Jeffrey Cook asked me to read his book "Dawn of Steam: First Light". It's about a Drean Team exploring the world to either prove or disprove that an adventurer's journals are non-fiction, and all because of a bet made by two aristocrats. I will examine plot, character and polish before assigning a grade.
This story takes place in the aftermath of the Napoleonic Wars, and several people have gotten rich because of it. Two of these newly rich people decide to make a high stakes bet on Dr.Bowe's journals. These journals talk about his adventures across the world, from the American Wild West to India, to Japan, the last of these was closed to outsiders at the time, and the many wonders that he has seen. The bet is that he made all this up and so they hire crews to prove one way or the other.
This book covers the first leg of the trip, thus "First Light". It covers the bet itself, the Avengers Assembled scenes, and the trip across America. There's also an unplanned detour at a Spanish fort in Florida to claim it for England because a certain incident indicates war is coming.
Considering the story is told through Gregory Watt's journal and letters, and in professional and documentary tone, it can hardly be said to be thrilling despite its subject matter. The reader is further removed from the source of the action since Gregory Watts is not the one publishing this story in-universe. His wife is and after 65 years of marriage to boot. HOWEVER, that does not mean that this story is not dramatic or suffuse with tension. For example, there's this horrific storm that the airship is trapped in that leads to tragedy; since Gregory warns of the tragedy before hand (after all, his girlfriend is a delicate thing and might not be able to handle such awful happenings!) it has this "waiting for the other shoe to drop" sort of suspense; of knowing something bad is going to happen and being unable to stop it, because it's already happened.
Also, there is a subplot within the "exploring on a bet" main plot. Up until now, the in-universe public has been unaware of this conspiracy. Cordelia adds extra stuff that wasn't in the original publication. These are revealed in occasional interludes from other characters; other letters that hinted at something bigger and more sinister. It's quite a treat to find those gems.
There's a historical element; a deep sense of history. The events of the story take place in 1815 but the in-universe book is published in 1885. Thus there are footnotes for events that take place between the two. It is fascinating flavor text. It's the sort of small details that can push a story's quality higher.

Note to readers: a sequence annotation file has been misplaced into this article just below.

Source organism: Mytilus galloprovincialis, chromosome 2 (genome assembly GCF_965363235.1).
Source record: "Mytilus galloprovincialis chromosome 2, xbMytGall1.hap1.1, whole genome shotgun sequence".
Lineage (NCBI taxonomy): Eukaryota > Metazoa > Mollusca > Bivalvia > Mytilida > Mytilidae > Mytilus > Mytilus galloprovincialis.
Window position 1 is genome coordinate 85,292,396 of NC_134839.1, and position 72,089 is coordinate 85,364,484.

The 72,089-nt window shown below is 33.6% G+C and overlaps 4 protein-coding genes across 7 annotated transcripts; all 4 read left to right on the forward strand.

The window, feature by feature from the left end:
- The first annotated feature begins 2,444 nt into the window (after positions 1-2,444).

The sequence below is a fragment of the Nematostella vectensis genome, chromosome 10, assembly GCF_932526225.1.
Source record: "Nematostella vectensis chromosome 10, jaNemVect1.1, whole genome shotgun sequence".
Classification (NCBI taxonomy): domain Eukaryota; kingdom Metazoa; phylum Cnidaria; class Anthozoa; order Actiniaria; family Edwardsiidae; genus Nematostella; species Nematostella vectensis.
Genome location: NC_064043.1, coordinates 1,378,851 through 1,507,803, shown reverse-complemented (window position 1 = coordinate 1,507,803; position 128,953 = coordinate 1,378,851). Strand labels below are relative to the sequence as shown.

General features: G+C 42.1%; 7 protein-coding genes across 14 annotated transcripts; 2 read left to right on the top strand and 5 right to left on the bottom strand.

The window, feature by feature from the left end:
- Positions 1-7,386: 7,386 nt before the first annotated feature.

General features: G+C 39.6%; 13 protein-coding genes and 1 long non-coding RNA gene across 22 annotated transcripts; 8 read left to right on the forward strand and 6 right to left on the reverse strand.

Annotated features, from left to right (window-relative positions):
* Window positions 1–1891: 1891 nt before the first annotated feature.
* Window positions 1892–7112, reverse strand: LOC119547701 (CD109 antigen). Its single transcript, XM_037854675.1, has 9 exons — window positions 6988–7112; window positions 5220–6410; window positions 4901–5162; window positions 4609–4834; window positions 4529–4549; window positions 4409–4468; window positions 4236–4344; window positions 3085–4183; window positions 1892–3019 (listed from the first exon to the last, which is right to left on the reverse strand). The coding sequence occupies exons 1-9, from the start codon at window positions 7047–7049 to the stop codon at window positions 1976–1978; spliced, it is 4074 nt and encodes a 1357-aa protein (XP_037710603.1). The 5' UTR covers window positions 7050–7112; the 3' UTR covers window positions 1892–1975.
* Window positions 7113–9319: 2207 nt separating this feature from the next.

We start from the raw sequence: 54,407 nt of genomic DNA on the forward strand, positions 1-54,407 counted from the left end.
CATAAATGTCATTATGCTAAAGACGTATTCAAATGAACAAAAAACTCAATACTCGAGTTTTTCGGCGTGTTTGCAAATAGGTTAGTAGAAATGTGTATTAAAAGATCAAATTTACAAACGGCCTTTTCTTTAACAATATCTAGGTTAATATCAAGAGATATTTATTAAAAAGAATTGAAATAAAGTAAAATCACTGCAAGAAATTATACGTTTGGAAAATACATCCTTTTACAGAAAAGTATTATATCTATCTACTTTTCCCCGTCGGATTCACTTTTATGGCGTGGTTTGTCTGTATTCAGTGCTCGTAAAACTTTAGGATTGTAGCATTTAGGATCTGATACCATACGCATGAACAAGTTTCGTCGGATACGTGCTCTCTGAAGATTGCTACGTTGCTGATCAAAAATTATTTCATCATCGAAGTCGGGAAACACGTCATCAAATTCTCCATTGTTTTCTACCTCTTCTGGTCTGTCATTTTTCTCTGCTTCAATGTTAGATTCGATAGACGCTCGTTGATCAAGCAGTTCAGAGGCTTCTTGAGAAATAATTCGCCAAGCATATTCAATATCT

The Ending is fantastic. Cordelia, the in-universe editor, decides to stop volume 1 after the group's first big achievement. This also marks the end of the first year of their adventure. Thus, it is a milestone and suitable stopping place.
The main cast is a Rag Tag Bunch of Misfits. Their recruitment fills tens of pages. While this may sound boring, the events that occur in the midst of recruitment and the colorful nature of these characters makes it quite entertaining. Gregory's English snarkiness makes it even better.
Gregory Watts is the Supporting Protagonist and documentary/photographer of the expedition. He wastes no time in establishing how silly he thinks the bet is and how it is obvious that Dr.Bowe fabricated his journals. He takes the job in spite of this because he believes such an adventure will bring him fame and fortune enough to convince his girlfriend's father that he is worthy of her hand in marriage. In other words, a modern engagement challenge.
He is an English gentleman. This means that he is polite, chivalrous and patriotic. It also means that he is prejudiced against everyone that is not English, has mild Stay In The Kitchen ideas, and is prone to backhanded compliments and stealth insults.
The people he recruits as follows:
-Sir James Coltrane and Jilian Coltrane are like paragons of English society for their gender. Respectively, they are the gentleman war hero/inventor and the proper lady Silk Hiding Steel social networker. They are dual leadership of the expedition.
-Sam Bowe is frontier hunter and the daughter of Dr.Bowe. She is their guide. It becomes a minor running gag how her feats impress Gregory yet impress upon him that she must be insane for doing so.
-There's Eddy McBride, a Scottish sniper and a foil for James; gruff, quirky, Scottish, and snipping.
-Harriet is a Cute Clumsy Girl desperately trying to be a Proper Lady like her cousin Jillian. She's also a mechanic from her time on her family's farm in Virgina.
-An Italian conman named Giovanni Franzini and his assistant, Julietta Penn, who is a Romanian fortune teller. They provide less reputable skill sets.
There is no clear villain, just the "opposing crew" from the other side of the bet. Very little is revealed about them in the first volume but they still cause a great deal of trouble.
Dawn of Steam is an epistolary novel, that is, it takes the form of letters and journal entries. Never once does this atmosphere break. The illusion of historical documents and 70 year footnotes is perfect. It's impressive stuff.
No spelling or grammar errors.
Trickster Eric Novels gives "Dawn of Steam First Light" an A+
Click here for the next review request: "Crisis on Stardust Station"
Click here for the previous review request: Blood for Gold: The Fatal Tome
To read about the sequel: Gods of the Sun, click the link.
Brian Wilkerson is a freelance book reviewer, writing advice blogger and independent novelist. He studied at the University of Minnesota and came away with bachelor degrees in English Literature and History (Classical Mediterranean Period concentration).